Hookah at an ice-cream parlour
4-year old son likes faluda and the Rainbow ice cream
parlour is one of his favourites. The other day we went to
Rainbow in Dhanmondi and sat down in the somewhat cramped
space of the parlour. There, we saw two young men, sitting
right behind us, puffing away and blowing smoke from a hookah,
served by the shopkeeper. I presumed this as the management's
latest sales technique to encourage more customers. However,
for our child and us, the smoke was quite unbearable. We had
to move away to avoid the direct smoke clouds, but there really
was no escape and the small room quickly filled with smoke.
When we complained to the shopkeepers, they in turn blamed
their management and seemed rather irritated themselves. Being
non-smokers, they were also suffering along with the other
customers. It is quite amazing that in this age, with a heightened
awareness of the perils of smoking (both active and passive),
where most work and recreation environments are becoming non-smoking
zones, such a practice is seen in an ice cream parlour. I
guess the next time, we would have to get take-away faludas!
Iftekhar Ahmed Department of Architecture, BUET
Veggies a day...
other day, I was at the Mohammadpur Bazar shopping for fresh
grocery, when I heard a customer's agitated scream, "<>Apnara
noshto shobji den, tar upor poishao chan beshi. Eto dam niyeo
kharap jinish dile amra khabo ki?<>" (You charge
us a very high price for these rotten vegetables of yours.
How do you expect us to eat for survival?) Musing upon this,
it struck me that the wholesalers actually sell us damp grocery
and in turn ask for a lot of money claiming that the vegetables
are fresh. We realise the state of the vegetables only after
we cook and eat them. This shows that the idea of health is
still taking a back seat in our society and that the idea
of having good food and a well-balanced diet, is probably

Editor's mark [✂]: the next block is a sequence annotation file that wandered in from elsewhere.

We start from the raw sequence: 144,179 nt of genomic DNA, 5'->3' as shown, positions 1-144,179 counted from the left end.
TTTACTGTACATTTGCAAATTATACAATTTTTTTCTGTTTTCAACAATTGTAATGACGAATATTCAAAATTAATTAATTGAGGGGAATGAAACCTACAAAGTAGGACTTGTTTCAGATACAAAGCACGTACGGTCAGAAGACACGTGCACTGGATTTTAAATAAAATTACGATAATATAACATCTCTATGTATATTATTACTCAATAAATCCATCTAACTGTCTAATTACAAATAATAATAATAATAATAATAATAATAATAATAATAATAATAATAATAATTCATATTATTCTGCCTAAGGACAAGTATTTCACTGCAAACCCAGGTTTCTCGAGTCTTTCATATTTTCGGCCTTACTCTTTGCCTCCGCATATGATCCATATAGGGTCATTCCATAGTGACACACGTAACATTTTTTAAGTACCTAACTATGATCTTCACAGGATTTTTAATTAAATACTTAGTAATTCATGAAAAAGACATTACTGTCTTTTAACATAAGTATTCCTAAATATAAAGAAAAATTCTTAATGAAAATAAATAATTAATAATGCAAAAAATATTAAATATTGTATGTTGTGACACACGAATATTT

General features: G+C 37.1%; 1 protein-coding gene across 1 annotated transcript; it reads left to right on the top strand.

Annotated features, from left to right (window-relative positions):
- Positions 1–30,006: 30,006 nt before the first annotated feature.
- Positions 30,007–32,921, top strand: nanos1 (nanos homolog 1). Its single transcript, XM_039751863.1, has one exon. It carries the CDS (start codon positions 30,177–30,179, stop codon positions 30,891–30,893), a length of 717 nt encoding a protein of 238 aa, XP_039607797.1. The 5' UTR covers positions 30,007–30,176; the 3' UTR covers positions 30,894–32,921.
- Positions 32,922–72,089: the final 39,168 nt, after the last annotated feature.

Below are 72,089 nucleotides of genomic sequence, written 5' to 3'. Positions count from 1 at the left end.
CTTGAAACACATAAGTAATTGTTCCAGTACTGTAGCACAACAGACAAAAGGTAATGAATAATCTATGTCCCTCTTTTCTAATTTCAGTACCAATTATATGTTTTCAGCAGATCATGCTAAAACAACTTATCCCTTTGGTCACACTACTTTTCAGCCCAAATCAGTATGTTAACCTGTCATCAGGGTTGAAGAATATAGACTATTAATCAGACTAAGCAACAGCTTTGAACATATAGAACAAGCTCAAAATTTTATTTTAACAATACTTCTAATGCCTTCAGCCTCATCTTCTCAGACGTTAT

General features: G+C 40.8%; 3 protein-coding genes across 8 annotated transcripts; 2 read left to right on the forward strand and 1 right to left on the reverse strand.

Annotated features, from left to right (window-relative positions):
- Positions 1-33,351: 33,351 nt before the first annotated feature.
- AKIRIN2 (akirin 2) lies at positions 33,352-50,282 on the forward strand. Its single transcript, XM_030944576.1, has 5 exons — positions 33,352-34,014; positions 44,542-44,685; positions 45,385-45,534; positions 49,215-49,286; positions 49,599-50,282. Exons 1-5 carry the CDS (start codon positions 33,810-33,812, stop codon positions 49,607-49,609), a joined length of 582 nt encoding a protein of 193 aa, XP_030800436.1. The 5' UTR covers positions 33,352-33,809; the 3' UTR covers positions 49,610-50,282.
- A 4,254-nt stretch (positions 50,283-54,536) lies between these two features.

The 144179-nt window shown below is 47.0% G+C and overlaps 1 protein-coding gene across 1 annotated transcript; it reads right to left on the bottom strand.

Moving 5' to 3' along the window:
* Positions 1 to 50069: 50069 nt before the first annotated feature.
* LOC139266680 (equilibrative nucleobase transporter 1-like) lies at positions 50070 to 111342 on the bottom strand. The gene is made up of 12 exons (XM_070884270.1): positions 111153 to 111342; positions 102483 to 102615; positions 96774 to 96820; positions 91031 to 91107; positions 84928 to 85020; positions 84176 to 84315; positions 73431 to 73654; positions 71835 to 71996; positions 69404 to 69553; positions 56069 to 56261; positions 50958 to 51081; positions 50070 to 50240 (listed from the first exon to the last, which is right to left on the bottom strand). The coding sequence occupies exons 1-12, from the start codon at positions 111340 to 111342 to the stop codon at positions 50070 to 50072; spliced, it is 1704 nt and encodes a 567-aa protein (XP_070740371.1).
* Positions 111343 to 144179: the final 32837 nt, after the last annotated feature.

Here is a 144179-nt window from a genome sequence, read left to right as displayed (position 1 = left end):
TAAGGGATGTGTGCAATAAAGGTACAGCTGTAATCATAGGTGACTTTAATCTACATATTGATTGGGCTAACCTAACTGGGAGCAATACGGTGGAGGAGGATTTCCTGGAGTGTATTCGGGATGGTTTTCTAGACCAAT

the last thought in the minds of our leaders.
Khalid Notre Dame
step towards a better society
my way to Farmgate from Gulshan-1, our bus would frequently
stop owing to bad traffic. While going through a similar torturous
moment at the Mahakhali Tempo Stoppage, I actually had the
opportunity to treat myself to something, which I had always
heard of but never ever seen before with my very own eyes.
About ten Tempo drivers were 'shaking hands' with the traffic
policemen, actually passing money as bribe. Not only was it
amazing to see the policemen automatically put the money inside
their pockets, but also that after a while the 'big fish'
or the sergeant came up for his share as well! All the traffic
policemen brought out their bundles of nicely stacked two
taka notes, from which the sergeant kept a big portion. Since,
'to err is only human' and policemen being only human, bad
mouthing these law enforcers is just a waste of time. Instead,
maybe the authority can think of giving them new uniforms
with no pockets whatsoever. This might decrease the numbers
of these indiscretions, done so openly in public nowadays.
Jabed Amin (Juwel) ICAB
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